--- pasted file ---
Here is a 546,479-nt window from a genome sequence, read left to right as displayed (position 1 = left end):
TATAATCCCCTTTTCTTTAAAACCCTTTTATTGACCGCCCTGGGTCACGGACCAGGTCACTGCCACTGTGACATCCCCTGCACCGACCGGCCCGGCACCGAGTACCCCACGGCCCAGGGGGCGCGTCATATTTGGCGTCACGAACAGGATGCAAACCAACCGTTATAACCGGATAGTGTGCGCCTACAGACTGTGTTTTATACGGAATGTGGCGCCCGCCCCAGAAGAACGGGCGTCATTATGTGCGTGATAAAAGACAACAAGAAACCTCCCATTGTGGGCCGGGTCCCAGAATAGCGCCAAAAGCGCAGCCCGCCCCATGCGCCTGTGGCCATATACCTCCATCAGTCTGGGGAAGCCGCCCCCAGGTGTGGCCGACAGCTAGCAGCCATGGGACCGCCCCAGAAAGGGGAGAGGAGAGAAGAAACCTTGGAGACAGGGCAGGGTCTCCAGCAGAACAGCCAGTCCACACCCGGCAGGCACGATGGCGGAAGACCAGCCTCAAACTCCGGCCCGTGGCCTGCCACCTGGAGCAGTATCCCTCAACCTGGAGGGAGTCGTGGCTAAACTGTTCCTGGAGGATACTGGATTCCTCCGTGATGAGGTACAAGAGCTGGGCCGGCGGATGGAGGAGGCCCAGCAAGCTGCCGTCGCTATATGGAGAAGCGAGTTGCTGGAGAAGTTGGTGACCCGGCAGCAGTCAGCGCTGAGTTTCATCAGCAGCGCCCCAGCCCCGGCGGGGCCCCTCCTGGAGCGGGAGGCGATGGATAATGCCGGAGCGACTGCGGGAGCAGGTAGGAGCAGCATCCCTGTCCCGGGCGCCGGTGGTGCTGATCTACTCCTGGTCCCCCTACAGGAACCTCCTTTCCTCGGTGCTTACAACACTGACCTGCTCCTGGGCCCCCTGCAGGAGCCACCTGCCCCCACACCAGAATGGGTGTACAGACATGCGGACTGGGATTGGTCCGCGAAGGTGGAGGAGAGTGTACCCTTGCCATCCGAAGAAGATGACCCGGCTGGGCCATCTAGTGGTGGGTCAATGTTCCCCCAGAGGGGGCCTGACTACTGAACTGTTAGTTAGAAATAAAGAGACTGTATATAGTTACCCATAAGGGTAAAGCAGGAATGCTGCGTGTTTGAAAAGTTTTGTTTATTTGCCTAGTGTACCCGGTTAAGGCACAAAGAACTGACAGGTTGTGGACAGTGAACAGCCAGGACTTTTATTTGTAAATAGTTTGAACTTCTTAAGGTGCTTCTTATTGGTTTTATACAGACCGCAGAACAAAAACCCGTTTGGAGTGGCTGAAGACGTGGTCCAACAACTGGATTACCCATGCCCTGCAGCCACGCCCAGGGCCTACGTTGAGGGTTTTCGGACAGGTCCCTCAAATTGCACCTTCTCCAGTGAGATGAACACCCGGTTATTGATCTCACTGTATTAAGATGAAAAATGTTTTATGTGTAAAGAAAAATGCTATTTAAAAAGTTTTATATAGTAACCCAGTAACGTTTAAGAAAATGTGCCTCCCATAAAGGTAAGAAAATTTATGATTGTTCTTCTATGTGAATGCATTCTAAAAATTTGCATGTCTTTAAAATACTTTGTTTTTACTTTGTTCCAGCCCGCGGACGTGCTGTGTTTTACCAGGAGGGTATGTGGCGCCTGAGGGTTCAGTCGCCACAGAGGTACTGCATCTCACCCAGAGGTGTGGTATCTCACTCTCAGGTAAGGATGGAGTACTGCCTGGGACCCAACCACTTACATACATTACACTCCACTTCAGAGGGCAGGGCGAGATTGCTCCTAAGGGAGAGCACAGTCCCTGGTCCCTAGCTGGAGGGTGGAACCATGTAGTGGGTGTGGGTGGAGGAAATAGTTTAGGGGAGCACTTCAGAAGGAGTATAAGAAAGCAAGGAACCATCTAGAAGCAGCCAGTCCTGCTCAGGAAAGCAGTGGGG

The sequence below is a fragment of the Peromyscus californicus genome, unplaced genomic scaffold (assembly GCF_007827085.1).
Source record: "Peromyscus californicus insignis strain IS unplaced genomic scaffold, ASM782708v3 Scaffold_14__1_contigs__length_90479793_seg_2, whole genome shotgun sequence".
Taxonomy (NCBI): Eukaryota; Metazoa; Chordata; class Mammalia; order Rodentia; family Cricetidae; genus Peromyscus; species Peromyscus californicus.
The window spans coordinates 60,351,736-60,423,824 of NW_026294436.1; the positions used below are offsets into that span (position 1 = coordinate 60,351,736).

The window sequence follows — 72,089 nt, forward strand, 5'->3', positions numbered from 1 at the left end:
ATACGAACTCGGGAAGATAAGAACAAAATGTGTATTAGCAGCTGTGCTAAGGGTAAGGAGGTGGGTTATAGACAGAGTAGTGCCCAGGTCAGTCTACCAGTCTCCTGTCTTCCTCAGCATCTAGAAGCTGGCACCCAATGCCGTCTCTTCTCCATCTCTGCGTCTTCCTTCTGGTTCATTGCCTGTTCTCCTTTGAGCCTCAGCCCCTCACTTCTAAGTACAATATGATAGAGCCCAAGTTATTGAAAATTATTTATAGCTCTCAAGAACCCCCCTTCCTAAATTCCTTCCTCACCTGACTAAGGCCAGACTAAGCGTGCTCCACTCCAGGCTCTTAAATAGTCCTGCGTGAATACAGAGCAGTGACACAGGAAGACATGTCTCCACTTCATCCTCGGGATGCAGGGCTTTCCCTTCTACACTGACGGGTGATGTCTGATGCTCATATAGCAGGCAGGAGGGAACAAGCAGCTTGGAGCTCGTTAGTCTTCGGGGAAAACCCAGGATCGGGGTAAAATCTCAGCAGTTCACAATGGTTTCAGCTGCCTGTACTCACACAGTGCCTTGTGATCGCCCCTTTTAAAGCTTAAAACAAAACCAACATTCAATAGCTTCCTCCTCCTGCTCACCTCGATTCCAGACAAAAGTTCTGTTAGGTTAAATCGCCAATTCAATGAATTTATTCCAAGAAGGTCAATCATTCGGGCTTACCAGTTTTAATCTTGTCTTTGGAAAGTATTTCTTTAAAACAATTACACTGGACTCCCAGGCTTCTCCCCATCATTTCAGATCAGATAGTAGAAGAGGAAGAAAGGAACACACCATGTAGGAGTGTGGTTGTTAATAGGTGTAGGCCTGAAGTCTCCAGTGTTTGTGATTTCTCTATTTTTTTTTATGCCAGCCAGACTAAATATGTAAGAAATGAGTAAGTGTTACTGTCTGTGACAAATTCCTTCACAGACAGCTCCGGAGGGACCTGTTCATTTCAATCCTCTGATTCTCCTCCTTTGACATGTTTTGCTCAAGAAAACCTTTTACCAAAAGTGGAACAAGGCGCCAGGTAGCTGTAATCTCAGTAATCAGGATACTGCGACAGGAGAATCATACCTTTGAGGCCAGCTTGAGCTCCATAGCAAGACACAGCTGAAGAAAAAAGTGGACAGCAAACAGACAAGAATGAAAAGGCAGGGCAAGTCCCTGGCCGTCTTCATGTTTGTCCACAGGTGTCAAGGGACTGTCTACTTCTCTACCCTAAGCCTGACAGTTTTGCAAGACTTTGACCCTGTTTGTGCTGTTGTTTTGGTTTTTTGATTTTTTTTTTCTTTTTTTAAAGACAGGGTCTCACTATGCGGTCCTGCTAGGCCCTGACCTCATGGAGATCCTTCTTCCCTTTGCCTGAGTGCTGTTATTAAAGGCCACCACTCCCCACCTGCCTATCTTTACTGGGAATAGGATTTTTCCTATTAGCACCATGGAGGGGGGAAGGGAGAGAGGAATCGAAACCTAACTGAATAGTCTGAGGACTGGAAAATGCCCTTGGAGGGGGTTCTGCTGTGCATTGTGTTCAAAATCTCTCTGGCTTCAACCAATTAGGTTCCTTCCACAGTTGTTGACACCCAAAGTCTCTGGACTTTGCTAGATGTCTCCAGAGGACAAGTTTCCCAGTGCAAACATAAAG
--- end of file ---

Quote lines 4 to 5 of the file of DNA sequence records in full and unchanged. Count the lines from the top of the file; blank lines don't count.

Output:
Source record: "Peromyscus californicus insignis strain IS unplaced genomic scaffold, ASM782708v3 Scaffold_14__1_contigs__length_90479793_seg_2, whole genome shotgun sequence".
Taxonomy (NCBI): Eukaryota; Metazoa; Chordata; class Mammalia; order Rodentia; family Cricetidae; genus Peromyscus; species Peromyscus californicus.